As would probably be expected, the dry heat and lack of rain has been dominating discussions around dinner tables and on land rovers, as well as among the staff and fellow guides. Dams and rivers are the lowest we have seen them in 20 years, and some of the prominent waterholes are completely dry. There have been a few promising storms that have built up in the late afternoons, providing some fantastic lightning shows, but in the end, very little rain followed.
The pans in front of the lodge have been attracting a lot of activity, especially from elephant. Not only are these a constant supply of water, but as they are filled from a borehole, they are also the freshest source of water in the area! Elephant are very selective if they can be and so our guests are enjoying frequent visits of both herds with small calves, as well as the resident groups of bachelor bulls.
Georgie’s dam is a regular visit as well, as it is the perfect place to have a mud bath in order to cool their body temperatures down.
The Sand River, although just a trickle, is also a constant playground for the larger herds of elephant. Their spirits seem to lift significantly when in or near water, and hours of delight is had by all watching…
Every opportunity is taken by all to drink when passing near a waterhole. This is fantastic from a viewing point of view, as this always presents great photographic opportunities.
One animal which is always associated with water is the notorious Hippo! It is not too often that one actually finds them outside of the water… One particularly grumpy male was found near the Sand River quite late in the morning, and he seemed a little put out that a land rover had come between him and his water! With very little warning he gave us quite a serious mock charge, which fortunately stopped short in a cloud of dust! It was all we needed to heed his warning and make space for him to get to the river!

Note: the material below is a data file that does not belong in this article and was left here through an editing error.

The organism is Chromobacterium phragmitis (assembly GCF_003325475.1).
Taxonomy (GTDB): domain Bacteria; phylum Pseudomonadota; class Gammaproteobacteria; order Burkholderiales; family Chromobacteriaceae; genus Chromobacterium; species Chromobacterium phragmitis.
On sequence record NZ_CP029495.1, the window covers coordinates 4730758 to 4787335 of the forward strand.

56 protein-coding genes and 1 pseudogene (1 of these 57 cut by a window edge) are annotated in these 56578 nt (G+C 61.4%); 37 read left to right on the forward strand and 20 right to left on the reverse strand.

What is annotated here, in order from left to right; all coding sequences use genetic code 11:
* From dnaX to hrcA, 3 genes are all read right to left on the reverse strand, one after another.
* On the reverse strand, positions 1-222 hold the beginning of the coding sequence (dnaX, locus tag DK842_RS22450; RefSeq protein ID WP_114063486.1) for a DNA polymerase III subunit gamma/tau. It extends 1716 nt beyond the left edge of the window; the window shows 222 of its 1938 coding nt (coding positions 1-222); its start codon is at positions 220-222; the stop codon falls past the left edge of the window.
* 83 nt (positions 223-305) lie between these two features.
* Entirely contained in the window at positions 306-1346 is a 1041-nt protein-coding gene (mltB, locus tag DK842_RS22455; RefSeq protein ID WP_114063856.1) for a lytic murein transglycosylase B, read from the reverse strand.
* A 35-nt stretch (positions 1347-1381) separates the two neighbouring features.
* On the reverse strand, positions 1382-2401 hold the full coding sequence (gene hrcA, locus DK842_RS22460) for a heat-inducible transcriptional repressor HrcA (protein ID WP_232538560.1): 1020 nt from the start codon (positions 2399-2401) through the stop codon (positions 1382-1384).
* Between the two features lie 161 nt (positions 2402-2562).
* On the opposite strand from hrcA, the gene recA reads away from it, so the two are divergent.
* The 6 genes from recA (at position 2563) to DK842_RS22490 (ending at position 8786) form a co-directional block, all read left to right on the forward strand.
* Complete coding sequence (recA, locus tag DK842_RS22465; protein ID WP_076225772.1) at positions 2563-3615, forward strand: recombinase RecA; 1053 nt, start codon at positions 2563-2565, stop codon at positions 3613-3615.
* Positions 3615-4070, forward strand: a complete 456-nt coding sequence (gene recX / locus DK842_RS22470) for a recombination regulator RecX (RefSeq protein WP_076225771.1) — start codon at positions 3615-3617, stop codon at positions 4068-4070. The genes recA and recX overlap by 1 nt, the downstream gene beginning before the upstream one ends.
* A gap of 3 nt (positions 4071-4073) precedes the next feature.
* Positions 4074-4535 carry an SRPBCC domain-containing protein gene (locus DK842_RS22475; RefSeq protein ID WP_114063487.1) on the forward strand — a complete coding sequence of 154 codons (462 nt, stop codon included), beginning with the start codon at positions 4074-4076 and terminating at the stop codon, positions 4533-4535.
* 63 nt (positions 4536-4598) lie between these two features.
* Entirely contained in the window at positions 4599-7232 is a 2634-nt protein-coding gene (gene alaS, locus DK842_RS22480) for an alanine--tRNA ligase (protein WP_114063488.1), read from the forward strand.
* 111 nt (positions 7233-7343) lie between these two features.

November has seen the start of the birthing season and most of the impala ewes have dropped their lambs during this month. We have also seen quite a number of the wildebeest cows drop their calves already, and hopefully their numbers will increase well this year as a result of the bush being more open due to the lack of rain.
Our lion viewing has been very hot and cold this month, but they always return… The Ximungwe sub-adults are continuing with their fenceline patrols, and we assume they trying to avoid any conflict with dominant prides by remaining on the periphery. They are, however, gaining in confidence, and with the absence of adults to teach them what to or not to hunt, they are discovering and perfecting their own technique. And, surprisingly, it seems that they have developed a knack for buffalo! Unfortunately it is a slow technique, where they debilitate a lone bull by attacking its legs. Then they take their time and slowly tire the animal out until the end. This does, however attract hyenas, and on this one occasion, enough hyena arrived to hound the lions every time they had another go at the buffalo. They eventually had to abandon the badly injured buffalo, which died a few days later from its wounds, and was devoured by the hyena.
We also had a visit from the impressive Mhungene pride! With their 9 sub-adults becoming almost mature, the 13 lions walking toward you is a very impressive sight indeed! We are all hoping that the 6 sub-adult females split into a separate pride in time, and establish a new pride on our concession.
The Majingilane males and the Ottawa pride have been seen occasionally, and have tended to stay close to the Sand River right on the edge of our concession. Both the males and the females, as well as their cubs are in good condition and seem to be doing very well.
Our leopard viewing, in contrast to the lions, has been nothing short of phenomenal, and has been dominated by the two ‘nomadic’ males. Early in the month, Torchwood stole a kill from Xikavi while she had left the kill to fetch her cub. He took the chance of a free meal, which was hoisted into a large marula tree. He obviously enjoyed his luck, but continued to nervously look over his shoulder in the direction Xikavi went to make sure he had no trouble!
He was also central to an amazing series of sightings over a few days in the south. Initially, he was found with a young impala kill in a tree and a dead hyena at the base of the tree. It is unclear who killed the sub-adult hyena, but when he was done with the small impala, he dragged and hoisted the hyena into a large jackalberry. He continued to feed on the carcass of they hyena for 3 days afterwards. It is the first time that any of us here had seen anything like this before!
While watching Torchwood in the tree, we heard another commotion with impala alarm calling a few hundred meters away. Upon investigation, we found a male cheetah with another young impala kill in the clearing.